Another 70s TV reference! Robert Lindsay as ‘Wolfie’ from Citizen Smith.

So when the PCC of St Luke’s agreed to relocate our main Sunday activity to Wilmcote House — one of the local tower blocks — it was, at my suggestion, for the period of one year. We agreed that we would review before the summer break.

And here we are. That review is about to take place. And it’s clear that some members of the congregation formerly known as St Luke’s are wanting to ask some pretty searching questions about what we do. Let me be clear: that’s a good thing. I should be welcoming it. I do. But I also feel somewhat nervous about it.

Why is that?

Perhaps there are two reasons.

FIRST: THIS IS MY BABY

It isn’t of course. This is not my church or my mission. But its current form is an expression of a vision I’ve been articulating – that we would become a mission community, spending a period rooted in particular places in order to found new, indigenous and eventually self-sustaining congregations in Somerstown. TCFKASL (The Congregation Formerly Known As St Luke’s) would be sustained in its mission spirituality by forging and living a shared ‘rule’ in our Tuesday gatherings and our everyday lives.

So I’ve got a lot invested in this enterprise, emotionally, spiritually and, dare I say it, in terms of my reputation. Now some of you more saintly readers of this blog will perhaps be shocked that such a consideration as the last of those should even feature. But there it is. I admit it. I have an ego. It matters what people think. It’s not decisive, but it’s there. Perhaps because I acknowledge it, I’m better able to mediate against its less favourable influence. Time will tell.

By suggesting that we keep the arrangement to a year, I was attempting to save us from getting stuck in yet another set way of being and doing. It was my intention that the arrangement should never become fixed, but always provisional, under constant review. The funny thing is that I think of all of us involved, I have become the most ‘stuck’ in what we’re currently doing. I do genuinely think we might need to give it a bit longer to see how it might work. Even though this is the annual review, we’ve actually only been going for seven months.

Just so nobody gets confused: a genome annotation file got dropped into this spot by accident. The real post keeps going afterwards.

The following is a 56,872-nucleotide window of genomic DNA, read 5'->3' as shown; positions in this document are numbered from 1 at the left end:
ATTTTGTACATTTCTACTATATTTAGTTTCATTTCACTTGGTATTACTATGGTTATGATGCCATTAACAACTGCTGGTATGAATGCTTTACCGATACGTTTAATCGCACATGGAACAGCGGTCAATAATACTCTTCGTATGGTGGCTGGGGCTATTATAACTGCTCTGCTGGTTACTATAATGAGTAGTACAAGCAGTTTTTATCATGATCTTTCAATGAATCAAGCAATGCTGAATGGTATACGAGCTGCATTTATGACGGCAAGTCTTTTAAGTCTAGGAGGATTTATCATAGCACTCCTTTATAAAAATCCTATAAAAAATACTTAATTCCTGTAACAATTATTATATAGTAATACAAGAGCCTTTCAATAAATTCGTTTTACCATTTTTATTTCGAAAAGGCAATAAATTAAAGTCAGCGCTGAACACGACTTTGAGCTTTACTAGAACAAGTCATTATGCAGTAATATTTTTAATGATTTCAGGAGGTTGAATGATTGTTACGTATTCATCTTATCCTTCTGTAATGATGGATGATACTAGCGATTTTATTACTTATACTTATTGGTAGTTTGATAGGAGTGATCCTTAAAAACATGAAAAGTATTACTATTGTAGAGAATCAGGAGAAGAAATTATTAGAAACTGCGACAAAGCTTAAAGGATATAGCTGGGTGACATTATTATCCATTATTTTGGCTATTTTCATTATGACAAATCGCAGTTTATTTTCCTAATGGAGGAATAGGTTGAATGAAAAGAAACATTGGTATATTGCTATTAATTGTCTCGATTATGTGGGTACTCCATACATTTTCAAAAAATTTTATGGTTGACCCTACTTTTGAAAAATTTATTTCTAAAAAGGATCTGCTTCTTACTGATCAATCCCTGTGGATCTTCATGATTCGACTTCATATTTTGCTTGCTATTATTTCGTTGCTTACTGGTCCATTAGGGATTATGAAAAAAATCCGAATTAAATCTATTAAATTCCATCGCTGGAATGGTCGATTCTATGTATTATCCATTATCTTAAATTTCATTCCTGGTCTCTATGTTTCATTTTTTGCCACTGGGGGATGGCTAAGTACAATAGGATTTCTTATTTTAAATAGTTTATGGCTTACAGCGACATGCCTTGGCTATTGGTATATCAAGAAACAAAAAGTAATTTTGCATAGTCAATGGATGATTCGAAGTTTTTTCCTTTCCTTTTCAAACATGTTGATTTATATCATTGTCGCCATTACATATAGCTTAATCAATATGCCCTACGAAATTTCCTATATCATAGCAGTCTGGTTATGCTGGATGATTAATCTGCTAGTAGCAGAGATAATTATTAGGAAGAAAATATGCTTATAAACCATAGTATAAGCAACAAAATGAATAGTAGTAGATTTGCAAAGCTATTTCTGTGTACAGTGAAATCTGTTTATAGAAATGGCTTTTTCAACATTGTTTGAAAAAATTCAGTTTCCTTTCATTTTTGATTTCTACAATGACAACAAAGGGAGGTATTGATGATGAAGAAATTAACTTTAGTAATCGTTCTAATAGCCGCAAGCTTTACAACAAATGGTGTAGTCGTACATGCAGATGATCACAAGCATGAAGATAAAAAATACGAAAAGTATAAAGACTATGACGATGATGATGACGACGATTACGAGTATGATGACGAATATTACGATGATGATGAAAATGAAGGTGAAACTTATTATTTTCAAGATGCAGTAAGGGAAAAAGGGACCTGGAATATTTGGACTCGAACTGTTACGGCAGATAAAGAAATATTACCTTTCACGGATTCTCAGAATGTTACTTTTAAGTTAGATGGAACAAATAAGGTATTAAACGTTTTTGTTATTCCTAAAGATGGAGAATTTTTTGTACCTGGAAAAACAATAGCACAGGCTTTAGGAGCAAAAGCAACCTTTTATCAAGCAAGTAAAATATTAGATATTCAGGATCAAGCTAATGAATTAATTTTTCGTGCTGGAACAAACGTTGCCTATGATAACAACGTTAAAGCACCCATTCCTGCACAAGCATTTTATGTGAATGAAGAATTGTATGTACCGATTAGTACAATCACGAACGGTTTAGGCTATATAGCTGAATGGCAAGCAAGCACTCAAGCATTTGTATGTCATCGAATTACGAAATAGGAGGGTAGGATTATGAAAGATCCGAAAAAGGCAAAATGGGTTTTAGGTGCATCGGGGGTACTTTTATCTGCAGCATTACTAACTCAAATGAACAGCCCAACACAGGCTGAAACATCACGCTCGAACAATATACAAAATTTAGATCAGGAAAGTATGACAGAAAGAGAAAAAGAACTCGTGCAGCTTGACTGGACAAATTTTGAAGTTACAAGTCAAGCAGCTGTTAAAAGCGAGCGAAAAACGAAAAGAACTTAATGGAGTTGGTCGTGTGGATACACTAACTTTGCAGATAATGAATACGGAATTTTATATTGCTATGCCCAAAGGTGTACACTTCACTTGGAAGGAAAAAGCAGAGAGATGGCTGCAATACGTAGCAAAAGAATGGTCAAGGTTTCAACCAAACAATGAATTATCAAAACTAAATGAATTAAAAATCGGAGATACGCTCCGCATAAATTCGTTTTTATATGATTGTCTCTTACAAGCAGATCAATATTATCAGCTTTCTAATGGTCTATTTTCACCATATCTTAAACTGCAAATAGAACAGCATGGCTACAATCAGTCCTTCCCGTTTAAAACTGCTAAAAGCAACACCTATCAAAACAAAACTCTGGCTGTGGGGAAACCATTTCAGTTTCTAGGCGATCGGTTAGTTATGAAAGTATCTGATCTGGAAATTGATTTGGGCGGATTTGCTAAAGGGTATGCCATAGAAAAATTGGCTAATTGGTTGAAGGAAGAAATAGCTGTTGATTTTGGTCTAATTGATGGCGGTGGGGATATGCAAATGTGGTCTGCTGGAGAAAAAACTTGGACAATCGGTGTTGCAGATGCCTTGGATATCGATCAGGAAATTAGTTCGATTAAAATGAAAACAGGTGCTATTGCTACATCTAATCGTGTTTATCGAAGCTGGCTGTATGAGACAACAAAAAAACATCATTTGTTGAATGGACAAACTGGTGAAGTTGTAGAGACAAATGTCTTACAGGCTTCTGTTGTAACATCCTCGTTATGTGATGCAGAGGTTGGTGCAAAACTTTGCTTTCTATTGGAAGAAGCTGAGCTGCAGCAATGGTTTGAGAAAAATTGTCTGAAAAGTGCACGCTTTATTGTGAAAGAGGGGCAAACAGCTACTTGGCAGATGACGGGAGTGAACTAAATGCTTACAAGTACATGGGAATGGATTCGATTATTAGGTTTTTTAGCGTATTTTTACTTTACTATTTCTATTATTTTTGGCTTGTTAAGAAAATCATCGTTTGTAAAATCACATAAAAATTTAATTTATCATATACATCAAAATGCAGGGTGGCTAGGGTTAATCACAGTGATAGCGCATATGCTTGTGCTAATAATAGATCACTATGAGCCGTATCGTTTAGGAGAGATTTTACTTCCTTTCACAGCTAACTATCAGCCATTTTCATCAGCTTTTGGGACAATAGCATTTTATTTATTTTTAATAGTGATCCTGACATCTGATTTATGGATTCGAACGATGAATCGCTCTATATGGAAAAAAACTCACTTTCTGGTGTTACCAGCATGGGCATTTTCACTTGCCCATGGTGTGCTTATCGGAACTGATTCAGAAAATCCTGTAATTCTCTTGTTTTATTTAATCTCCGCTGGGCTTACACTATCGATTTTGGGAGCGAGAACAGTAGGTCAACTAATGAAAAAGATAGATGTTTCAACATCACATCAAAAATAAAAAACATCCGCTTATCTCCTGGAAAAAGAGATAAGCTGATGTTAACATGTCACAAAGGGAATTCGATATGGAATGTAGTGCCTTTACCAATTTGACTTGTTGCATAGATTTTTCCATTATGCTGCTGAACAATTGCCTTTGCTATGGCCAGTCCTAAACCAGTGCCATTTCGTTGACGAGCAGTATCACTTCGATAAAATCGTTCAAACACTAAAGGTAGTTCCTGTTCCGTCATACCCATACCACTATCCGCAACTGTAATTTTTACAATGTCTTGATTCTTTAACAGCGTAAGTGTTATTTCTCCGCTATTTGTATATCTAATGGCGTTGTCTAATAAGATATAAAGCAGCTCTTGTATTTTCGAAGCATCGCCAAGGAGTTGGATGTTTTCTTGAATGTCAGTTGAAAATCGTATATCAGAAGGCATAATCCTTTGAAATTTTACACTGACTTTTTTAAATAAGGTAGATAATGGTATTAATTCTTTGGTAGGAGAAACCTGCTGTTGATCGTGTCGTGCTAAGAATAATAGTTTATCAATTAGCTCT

SECOND: WHAT ABOUT US?

I am nervous because in part the motivation for some of the questioning is that perennial question ‘what about us?’ I don’t blame or condemn people for that question. It’s a perfectly legitimate question. I’ve been saying for all those months we’ve been operating and for several before that, that if we engage with God in God’s mission we will be fed. And I’ve been saying that if we engage with children, like whom we are invited to become, we will meet God. I’ve been saying it. But for some at least, the experience hasn’t lived up to my rhetoric. There is a degree to which I wonder whether people have been as open to those sorts of experience as they might. But the fact remains. What I said would happen for people has only happened really for those who already found spiritual fulfilment in those ways.

So my nervousness comes from the desire I hear being expressed to pull back from the ecclesiological edge to somewhere a little more familiar. It worries me that the new people we’ve got to know could be sidelined as longstanding Christians look for more of what they’ve known in their church experience.

This is such a difficult balance to tread. In one sense, I am tempted (alongside my recognition that ‘I’m a failure’) to see this as a failure of my leadership. I have not managed to persuade people or demonstrate to them in our shared enterprise that the presence of God is to be found and that this is of itself worship and offers opportunities for discipleship. I am actually not so sure of this position as I once was. I need to look into the Tradition and recent experience to explore more deeply how it is that a mission community on the edge is spiritually sustained.

But on another level, I think I can allow myself to recognise, without blowing my own trumpet – well all right, maybe just a little – that this paradoxically represents an endorsement of my leadership. Because alongside the mission stuff (and in fact not separable from it) is the community stuff. I have worked hard to foster investment in relationships that are open, honest and trusting. People expect and feel safe to share how they’re really finding their journey. And in looking for and implementing ways that we can share in communal discernment, I have encouraged this community to develop a flat structure and an ethos of shared responsibility.

We find our way forward together. So that’s what we’re doing. We are going to try to find a way forward together that allows space for people to be resourced spiritually in more familiar ways as well as engaging in adventurous mission.





Pioneer, pastor or manager?

24 09 2009

748066_ihs_iiMark Berry started an interesting discussion recently. He was expressing a degree of frustration at the extent to which he finds himself having to engage in managerial and pastoral tasks when he really wants to be pioneering. I know how Mark feels. And I too appreciate his honesty. The whole idea of creating a new ministry stream was to set innovators free from the administrative and pastoral responsibilities of parochial ministry so that they’re free to experiment and spark off new forms of mission.